Pathways linking atherosclerosis to aortic stenosis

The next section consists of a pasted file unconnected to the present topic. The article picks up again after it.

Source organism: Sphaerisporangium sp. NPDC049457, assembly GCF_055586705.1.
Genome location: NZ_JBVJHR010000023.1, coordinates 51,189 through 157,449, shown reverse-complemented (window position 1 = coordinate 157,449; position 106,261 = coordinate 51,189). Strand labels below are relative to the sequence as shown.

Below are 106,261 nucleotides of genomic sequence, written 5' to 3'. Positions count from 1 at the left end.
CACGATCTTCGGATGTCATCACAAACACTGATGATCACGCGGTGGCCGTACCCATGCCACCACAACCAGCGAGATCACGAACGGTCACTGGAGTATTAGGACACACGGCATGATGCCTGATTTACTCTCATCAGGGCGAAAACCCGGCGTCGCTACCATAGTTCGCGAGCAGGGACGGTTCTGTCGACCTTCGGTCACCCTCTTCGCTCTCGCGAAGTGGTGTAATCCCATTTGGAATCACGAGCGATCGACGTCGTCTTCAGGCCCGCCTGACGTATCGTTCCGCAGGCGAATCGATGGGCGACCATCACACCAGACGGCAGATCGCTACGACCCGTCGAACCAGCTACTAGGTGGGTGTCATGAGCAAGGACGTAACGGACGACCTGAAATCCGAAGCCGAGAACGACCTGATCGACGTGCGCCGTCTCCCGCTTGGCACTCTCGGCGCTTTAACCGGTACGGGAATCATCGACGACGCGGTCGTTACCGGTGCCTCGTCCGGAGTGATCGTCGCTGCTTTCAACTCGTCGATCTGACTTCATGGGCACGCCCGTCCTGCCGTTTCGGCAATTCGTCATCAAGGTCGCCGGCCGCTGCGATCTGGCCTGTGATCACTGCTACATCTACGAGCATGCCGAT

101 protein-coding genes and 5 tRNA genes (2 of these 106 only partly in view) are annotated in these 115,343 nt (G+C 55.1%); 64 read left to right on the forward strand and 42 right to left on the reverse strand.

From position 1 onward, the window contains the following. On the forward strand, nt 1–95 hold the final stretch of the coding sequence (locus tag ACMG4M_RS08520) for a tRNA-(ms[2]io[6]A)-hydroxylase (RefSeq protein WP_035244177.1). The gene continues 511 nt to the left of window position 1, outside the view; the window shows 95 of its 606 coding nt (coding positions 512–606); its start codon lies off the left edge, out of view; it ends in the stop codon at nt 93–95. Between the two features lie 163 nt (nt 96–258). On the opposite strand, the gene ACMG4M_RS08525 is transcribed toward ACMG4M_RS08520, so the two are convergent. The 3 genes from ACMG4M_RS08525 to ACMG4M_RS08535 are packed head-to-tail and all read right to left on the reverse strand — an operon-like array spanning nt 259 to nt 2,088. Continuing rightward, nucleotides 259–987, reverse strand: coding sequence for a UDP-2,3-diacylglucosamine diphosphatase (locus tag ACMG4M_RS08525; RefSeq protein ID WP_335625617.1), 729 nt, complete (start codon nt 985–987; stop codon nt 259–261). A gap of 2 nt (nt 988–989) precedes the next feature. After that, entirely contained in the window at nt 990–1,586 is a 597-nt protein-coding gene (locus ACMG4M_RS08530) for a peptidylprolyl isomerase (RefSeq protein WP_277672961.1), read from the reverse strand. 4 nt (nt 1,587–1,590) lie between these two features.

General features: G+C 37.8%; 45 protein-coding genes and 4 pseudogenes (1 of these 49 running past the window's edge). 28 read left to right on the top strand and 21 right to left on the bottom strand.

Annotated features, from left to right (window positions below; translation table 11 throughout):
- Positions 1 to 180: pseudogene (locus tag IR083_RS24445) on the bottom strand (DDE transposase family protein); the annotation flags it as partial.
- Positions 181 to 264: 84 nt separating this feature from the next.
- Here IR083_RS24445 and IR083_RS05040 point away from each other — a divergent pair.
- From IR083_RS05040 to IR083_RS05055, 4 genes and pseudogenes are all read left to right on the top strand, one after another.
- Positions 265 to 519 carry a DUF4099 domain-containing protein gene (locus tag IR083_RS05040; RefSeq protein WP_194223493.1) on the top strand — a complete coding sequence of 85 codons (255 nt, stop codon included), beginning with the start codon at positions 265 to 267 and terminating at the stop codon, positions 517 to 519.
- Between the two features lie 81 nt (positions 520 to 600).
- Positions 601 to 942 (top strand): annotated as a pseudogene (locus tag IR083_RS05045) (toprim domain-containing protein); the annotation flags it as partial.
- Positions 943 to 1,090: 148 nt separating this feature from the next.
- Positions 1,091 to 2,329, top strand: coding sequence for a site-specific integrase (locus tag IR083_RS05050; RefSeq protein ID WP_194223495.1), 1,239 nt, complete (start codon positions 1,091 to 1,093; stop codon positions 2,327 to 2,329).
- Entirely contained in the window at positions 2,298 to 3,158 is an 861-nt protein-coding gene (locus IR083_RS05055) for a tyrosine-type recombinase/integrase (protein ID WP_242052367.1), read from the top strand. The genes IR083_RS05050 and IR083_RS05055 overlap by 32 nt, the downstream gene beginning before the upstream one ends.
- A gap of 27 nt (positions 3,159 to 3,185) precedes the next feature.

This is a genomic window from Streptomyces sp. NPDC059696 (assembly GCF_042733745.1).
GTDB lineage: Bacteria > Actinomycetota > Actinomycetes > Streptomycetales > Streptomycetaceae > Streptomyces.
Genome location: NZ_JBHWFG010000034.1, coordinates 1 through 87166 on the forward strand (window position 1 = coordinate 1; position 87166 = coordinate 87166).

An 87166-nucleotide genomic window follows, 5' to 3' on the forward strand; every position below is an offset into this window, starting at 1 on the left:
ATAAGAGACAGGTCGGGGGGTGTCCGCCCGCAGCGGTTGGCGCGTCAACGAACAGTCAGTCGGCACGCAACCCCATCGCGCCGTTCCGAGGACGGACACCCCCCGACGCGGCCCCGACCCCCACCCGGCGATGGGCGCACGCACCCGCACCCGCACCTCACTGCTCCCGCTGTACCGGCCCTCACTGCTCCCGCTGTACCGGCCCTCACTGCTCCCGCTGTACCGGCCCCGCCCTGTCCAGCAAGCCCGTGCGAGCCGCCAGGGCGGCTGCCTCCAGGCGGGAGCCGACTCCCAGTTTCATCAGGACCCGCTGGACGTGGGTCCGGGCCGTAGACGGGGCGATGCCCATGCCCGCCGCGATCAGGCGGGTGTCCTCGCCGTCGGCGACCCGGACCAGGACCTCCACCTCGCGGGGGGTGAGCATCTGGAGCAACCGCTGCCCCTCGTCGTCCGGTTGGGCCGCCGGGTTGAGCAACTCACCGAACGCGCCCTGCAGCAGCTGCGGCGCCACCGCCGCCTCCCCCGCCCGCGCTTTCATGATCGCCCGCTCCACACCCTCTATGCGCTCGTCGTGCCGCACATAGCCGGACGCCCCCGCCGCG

Sammanfattning: Cardiovascular disease is the most common cause of death world-wide where atherosclerosis is the main culprit and aortic valve disease accounts about two percent of all CVD deaths. Atherosclerosis is a lipid and inflammation driven disease that share many features with aortic valve stenosis (AVS). Globally, the prevalence of AVS has been estimated to over 10 million patients and the incidence to over 12 500 new cases annually which is likely increasing due to increased longevity, yet no medical treatment is available. A link between atherosclerosis and AVS has previously been established by overlapping prevalence and common pathobiological hallmarks including lipid infiltration, inflammation, and calcification. Recent genetic studies have demonstrated several loci in which single nucleotide polymorphisms are associated with both diseases. However, there is also evidence pointing to separate etiologies including disease specific genetic risk factors, histopathological differences, and isolated clinical presentation. The aim of this thesis was to establish the interplay between atherosclerosis and AVS. A physiologic part was covered in Article I, specific mechanisms in Article II-IV and molecular epidemiology in Article IV. In Article I, arterial stiffness was determined in a cohort with ascending aortic dilatation and/or aortic valve disease before and after cardiac surgery. Arterial stiffness correlates with atherosclerotic cardiovascular disease and aggravates the increased left ventricular stress in AVS. Cardio-ankle vascular index (CAVI) measures arterial stiffness from the heart to the ankle and was lower in subjects with AVS compared with aortic regurgitation and ascending aortic dilation, before surgery, despite being older. In contrast, aortic stiffness assessed by carotid femoral pulse wave velocity (cfPWV) was not different between the groups. After surgery, CAVI but not cfPWV increased in patients with AVS but remained unchanged in patients undergoing aortic surgery. Age, diabetes, lower body mass index, decreased ejection time and lower preoperative CAVI was associated with an increased CAVI after surgery. The results suggest that AVS may mask an increased arterial stiffness if peripheral arteries are included in the measurement. Also, ejection time emerged as an important variable to account for when measuring arterial stiffness in aortic valve disease patients. Future work should aim to establish if arterial stiffness may be used to risk-stratify AVS patients. In Article II, the impact of a single nucleotide polymorphism (SNP) within FADS1 on aortic valve gene expression and fatty acid composition was identified. Fatty acid desaturase (FADS)1 and FADS2 encode rate limiting enzymes in the metabolism of omega-3 and omega-6 polyunsaturated fatty acids (PUFAs) and the SNP within this locus is associated with lower risk of both AVS and CAD. The SNP rs17547 was associated with FADS2 mRNA expression in calcified aortic valve tissue and the enzymatic activity of both FADS1 and FADS2. In addition, the aortic valve omega-3 PUFA docosahexaenoic acid proportion was higher in non-calcified compared with calcified tissue and positively correlated with the SNP. The results indicate that the protective effects of the SNP might be mediated via an increased DHA proportion in the aortic valve and/or possibly via downstream mediators from DHA such as specialized pro-resolving mediators which have been shown to dampen inflammation. Further pathophysiological evidence of shared pathways between CAD and AVS was obtained in Article III. The presence of antiphospholipid antibodies (aPL) in the general population is higher in patients with a recent myocardial infarction. Positivity for antibodies against β2-glycoprotein I and/or cardiolipin of IgG isotype was identified to be 8-fold higher in AVS patients compared with matched controls. In aortic valve tissue, aPL positivity was associated with downregulated interferon pathways and upregulated pathways related to mechanosensory signaling. Importantly, the differentially expressed genes could predict resilient (healthy), thickened (fibrotic) and calcified aortic valve tissue with high accuracy using supervised machine learning models suggesting a tight relationship between aPL related genes and local disease progression. The overall results imply that aPL IgG in the general population (without rheumatic disease) could be a risk factor for AVS and may potentially be used guide AVS precision medicine. In Article IV, CAD associated gene expression in aortic valve tissue was identified. First, the prevalence of CAD in a contemporary surgical tricuspid AVS cohort was established at 49% and was associated with claudication, smoking, male sex, and diabetes. An exploratory analysis of aortic valve transcriptomic data from 74 patients revealed that severe CAD, affecting 2 or 3 vessel territories, was associated with the most prominent difference in gene expression. The differentially expressed genes were primarily found in non-calcified tissue and were enriched in pathways related to oxidative stress, inflammation, and lipids. Furthermore, a supervised machine learning model could predict if aortic valve tissue stemmed from patients with severe CAD, at high accuracy. The most important gene predictors of severe CAD could further be used to predict atherosclerotic or macroscopically normal carotid artery tissue. The results suggest that AVS patients with concomitant severe CAD exhibit more atherosclerosis related mechanisms in non-calcified tissue, ultimately leading to a common end-stage disease with severe AVS. In summary, the results in this thesis demonstrate that AVS may be a cause of masked systemic arterial stiffness. Furthermore, pathways related to fatty acid metabolism and aPL are implicated in the pathophysiology of AVS and patients with severe CAD exhibit upregulated pathways related to atherosclerosis in the aortic valve. Collectively, pathways linking and differentiating aortic valve and vascular atherosclerotic disease were unraveled which open up for novel precision treatment regiments to halt AVS.